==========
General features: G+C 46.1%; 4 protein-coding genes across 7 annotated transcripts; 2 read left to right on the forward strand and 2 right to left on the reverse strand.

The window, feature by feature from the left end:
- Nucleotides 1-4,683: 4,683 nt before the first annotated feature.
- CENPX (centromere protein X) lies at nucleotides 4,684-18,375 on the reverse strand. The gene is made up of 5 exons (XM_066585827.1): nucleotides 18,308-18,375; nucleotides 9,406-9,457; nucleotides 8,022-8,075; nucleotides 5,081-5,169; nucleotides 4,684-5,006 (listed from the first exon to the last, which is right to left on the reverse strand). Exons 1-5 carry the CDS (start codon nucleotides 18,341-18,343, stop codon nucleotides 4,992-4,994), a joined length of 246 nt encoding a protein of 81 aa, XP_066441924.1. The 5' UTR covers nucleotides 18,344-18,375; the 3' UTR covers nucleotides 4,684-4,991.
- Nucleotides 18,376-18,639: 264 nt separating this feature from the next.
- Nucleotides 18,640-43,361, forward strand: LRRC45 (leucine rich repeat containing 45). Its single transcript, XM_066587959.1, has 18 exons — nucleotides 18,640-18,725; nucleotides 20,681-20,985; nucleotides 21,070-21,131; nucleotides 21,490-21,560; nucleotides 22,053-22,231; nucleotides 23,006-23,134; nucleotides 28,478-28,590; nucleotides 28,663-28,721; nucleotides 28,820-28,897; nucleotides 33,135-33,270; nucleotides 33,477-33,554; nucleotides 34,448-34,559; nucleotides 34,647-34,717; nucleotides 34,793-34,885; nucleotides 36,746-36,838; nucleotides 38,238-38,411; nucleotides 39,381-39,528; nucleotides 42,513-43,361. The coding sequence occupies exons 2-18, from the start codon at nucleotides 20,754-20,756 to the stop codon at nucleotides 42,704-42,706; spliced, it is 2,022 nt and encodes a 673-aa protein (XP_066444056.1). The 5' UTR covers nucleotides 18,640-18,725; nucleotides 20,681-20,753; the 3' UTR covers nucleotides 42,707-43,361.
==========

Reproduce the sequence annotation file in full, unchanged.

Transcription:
General features: G+C 46.1%; 4 protein-coding genes across 7 annotated transcripts; 2 read left to right on the forward strand and 2 right to left on the reverse strand.

The window, feature by feature from the left end:
- Nucleotides 1-4,683: 4,683 nt before the first annotated feature.
- CENPX (centromere protein X) lies at nucleotides 4,684-18,375 on the reverse strand. The gene is made up of 5 exons (XM_066585827.1): nucleotides 18,308-18,375; nucleotides 9,406-9,457; nucleotides 8,022-8,075; nucleotides 5,081-5,169; nucleotides 4,684-5,006 (listed from the first exon to the last, which is right to left on the reverse strand). Exons 1-5 carry the CDS (start codon nucleotides 18,341-18,343, stop codon nucleotides 4,992-4,994), a joined length of 246 nt encoding a protein of 81 aa, XP_066441924.1. The 5' UTR covers nucleotides 18,344-18,375; the 3' UTR covers nucleotides 4,684-4,991.
- Nucleotides 18,376-18,639: 264 nt separating this feature from the next.
- Nucleotides 18,640-43,361, forward strand: LRRC45 (leucine rich repeat containing 45). Its single transcript, XM_066587959.1, has 18 exons — nucleotides 18,640-18,725; nucleotides 20,681-20,985; nucleotides 21,070-21,131; nucleotides 21,490-21,560; nucleotides 22,053-22,231; nucleotides 23,006-23,134; nucleotides 28,478-28,590; nucleotides 28,663-28,721; nucleotides 28,820-28,897; nucleotides 33,135-33,270; nucleotides 33,477-33,554; nucleotides 34,448-34,559; nucleotides 34,647-34,717; nucleotides 34,793-34,885; nucleotides 36,746-36,838; nucleotides 38,238-38,411; nucleotides 39,381-39,528; nucleotides 42,513-43,361. The coding sequence occupies exons 2-18, from the start codon at nucleotides 20,754-20,756 to the stop codon at nucleotides 42,704-42,706; spliced, it is 2,022 nt and encodes a 673-aa protein (XP_066444056.1). The 5' UTR covers nucleotides 18,640-18,725; nucleotides 20,681-20,753; the 3' UTR covers nucleotides 42,707-43,361.